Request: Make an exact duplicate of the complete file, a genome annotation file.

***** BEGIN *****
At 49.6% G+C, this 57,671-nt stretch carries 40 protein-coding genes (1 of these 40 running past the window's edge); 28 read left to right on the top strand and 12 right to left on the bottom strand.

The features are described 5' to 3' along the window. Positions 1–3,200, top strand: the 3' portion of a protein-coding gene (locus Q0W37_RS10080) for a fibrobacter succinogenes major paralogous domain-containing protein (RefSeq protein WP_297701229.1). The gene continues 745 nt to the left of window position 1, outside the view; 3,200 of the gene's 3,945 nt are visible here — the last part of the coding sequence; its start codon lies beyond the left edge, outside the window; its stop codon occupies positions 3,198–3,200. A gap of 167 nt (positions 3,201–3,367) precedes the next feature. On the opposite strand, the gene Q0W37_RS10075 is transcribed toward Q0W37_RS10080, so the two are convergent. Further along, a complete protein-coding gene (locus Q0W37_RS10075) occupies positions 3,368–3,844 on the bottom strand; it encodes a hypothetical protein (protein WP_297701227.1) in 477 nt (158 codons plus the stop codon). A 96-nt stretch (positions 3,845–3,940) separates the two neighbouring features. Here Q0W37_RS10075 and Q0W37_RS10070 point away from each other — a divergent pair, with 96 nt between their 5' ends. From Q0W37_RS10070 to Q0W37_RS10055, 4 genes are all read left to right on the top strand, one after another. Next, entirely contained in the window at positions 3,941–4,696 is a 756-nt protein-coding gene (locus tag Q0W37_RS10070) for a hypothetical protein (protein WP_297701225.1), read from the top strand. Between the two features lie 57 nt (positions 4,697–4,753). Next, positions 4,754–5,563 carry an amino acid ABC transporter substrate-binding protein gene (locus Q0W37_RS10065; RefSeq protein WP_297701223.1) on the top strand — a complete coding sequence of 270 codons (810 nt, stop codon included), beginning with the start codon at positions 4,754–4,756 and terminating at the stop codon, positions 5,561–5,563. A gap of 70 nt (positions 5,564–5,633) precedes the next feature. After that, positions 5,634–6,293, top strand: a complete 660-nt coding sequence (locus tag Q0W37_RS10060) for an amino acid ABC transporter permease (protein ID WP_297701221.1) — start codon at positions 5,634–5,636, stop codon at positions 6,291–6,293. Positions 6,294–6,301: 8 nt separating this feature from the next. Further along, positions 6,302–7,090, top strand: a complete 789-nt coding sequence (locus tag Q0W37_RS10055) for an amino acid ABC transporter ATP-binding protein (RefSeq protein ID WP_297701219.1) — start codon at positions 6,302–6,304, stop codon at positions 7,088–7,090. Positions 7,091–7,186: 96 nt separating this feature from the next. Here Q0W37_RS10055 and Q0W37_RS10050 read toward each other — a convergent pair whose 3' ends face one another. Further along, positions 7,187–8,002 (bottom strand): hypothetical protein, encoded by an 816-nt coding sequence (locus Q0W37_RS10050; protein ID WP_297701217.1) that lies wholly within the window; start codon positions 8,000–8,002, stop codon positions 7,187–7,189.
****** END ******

At 49.6% G+C, this 57,671-nt stretch carries 40 protein-coding genes (1 of these 40 running past the window's edge); 28 read left to right on the top strand and 12 right to left on the bottom strand.

The features are described 5' to 3' along the window. Positions 1–3,200, top strand: the 3' portion of a protein-coding gene (locus Q0W37_RS10080) for a fibrobacter succinogenes major paralogous domain-containing protein (RefSeq protein WP_297701229.1). The gene continues 745 nt to the left of window position 1, outside the view; 3,200 of the gene's 3,945 nt are visible here — the last part of the coding sequence; its start codon lies beyond the left edge, outside the window; its stop codon occupies positions 3,198–3,200. A gap of 167 nt (positions 3,201–3,367) precedes the next feature. On the opposite strand, the gene Q0W37_RS10075 is transcribed toward Q0W37_RS10080, so the two are convergent. Further along, a complete protein-coding gene (locus Q0W37_RS10075) occupies positions 3,368–3,844 on the bottom strand; it encodes a hypothetical protein (protein WP_297701227.1) in 477 nt (158 codons plus the stop codon). A 96-nt stretch (positions 3,845–3,940) separates the two neighbouring features. Here Q0W37_RS10075 and Q0W37_RS10070 point away from each other — a divergent pair, with 96 nt between their 5' ends. From Q0W37_RS10070 to Q0W37_RS10055, 4 genes are all read left to right on the top strand, one after another. Next, entirely contained in the window at positions 3,941–4,696 is a 756-nt protein-coding gene (locus tag Q0W37_RS10070) for a hypothetical protein (protein WP_297701225.1), read from the top strand. Between the two features lie 57 nt (positions 4,697–4,753). Next, positions 4,754–5,563 carry an amino acid ABC transporter substrate-binding protein gene (locus Q0W37_RS10065; RefSeq protein WP_297701223.1) on the top strand — a complete coding sequence of 270 codons (810 nt, stop codon included), beginning with the start codon at positions 4,754–4,756 and terminating at the stop codon, positions 5,561–5,563. A gap of 70 nt (positions 5,564–5,633) precedes the next feature. After that, positions 5,634–6,293, top strand: a complete 660-nt coding sequence (locus tag Q0W37_RS10060) for an amino acid ABC transporter permease (protein ID WP_297701221.1) — start codon at positions 5,634–5,636, stop codon at positions 6,291–6,293. Positions 6,294–6,301: 8 nt separating this feature from the next. Further along, positions 6,302–7,090, top strand: a complete 789-nt coding sequence (locus tag Q0W37_RS10055) for an amino acid ABC transporter ATP-binding protein (RefSeq protein ID WP_297701219.1) — start codon at positions 6,302–6,304, stop codon at positions 7,088–7,090. Positions 7,091–7,186: 96 nt separating this feature from the next. Here Q0W37_RS10055 and Q0W37_RS10050 read toward each other — a convergent pair whose 3' ends face one another. Further along, positions 7,187–8,002 (bottom strand): hypothetical protein, encoded by an 816-nt coding sequence (locus Q0W37_RS10050; protein ID WP_297701217.1) that lies wholly within the window; start codon positions 8,000–8,002, stop codon positions 7,187–7,189.